The Mechanism. WAP is a paper automaton whose main mechanism is Redtenbacher`s variation of the Cartwright straight-line mechanism, a twin gear driving a common slider crank. If the two gears have different but almost equal number of teeth, the up and down motion of the bar is then an addition and subtraction of two sinusoidal functions. The straight line generation, determined by the vertical motion of the bar, was a very important problem in the early history of mechanics. In WAP, the “random” motion of the unlucky airplane is generated at the center of the beam, that is free to spin. At that point, the two sinusoidal movements originate the oscillation that, together with the up and down motion of the bar, results in the air-pocket-like shaking up.
(further information at http://kmoddl.library.cornell.edu/index.php)
The main mechanism in WAP is based on two gears with ratio equal to 1.2 (18/15 teeth). The entire cycle is completed after five turns of the handle.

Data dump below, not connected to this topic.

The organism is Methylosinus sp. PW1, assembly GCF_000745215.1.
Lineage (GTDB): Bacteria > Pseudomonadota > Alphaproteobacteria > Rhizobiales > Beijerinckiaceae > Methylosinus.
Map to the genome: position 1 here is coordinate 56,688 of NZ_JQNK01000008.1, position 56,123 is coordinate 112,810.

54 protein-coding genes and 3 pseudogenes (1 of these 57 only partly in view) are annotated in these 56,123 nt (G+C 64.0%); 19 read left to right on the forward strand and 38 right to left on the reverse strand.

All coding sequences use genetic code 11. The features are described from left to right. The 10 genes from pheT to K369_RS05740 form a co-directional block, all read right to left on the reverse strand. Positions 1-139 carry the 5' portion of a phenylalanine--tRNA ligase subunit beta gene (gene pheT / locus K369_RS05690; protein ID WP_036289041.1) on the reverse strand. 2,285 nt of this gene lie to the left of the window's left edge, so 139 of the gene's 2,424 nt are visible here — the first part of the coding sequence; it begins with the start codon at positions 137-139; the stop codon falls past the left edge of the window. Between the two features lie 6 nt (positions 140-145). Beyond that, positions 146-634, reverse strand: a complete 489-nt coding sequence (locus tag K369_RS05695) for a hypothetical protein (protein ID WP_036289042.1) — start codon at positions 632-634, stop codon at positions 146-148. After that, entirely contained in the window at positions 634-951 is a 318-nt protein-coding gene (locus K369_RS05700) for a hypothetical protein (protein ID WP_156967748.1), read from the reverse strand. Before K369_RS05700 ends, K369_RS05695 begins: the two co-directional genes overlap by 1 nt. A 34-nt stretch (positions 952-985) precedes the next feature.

Ferdinand Redtenbacher (1809-1863). The transformation of mechanical technology from a mainly workshop-based profession into an engineering science, particularly in the area of design of machines and mechanisms, is closely related with the name of Ferdinand Redtenbacher. He was of eminent historical importance for the evolution of mechanical engineering to a technical science in the nineteenth century. Redtenbacher’s role as the originator of mechanical engineering as a science in Germany is fundamental and of general interest since the introduction of science into engineering is a “sine qua none” for the development of a powerful high tech industry. As a professor and the director of the Polytechnic School in Karlsruhe, Germany – today the University of Karlsruhe (TH) –, Redtenbacher’s influence therefore helped establish the German manufacturing systems engineering even today. (from Wauer, J., Mauersberger, K., Moon, F. C., 2010. Ferdinand Jakob Redtenbacher (1809–1863), in Distinguished Figures in Mechanism and Machine Science, History of Mechanism and Machine Science, Ceccarelli, M. Ed., Springer Netherlands).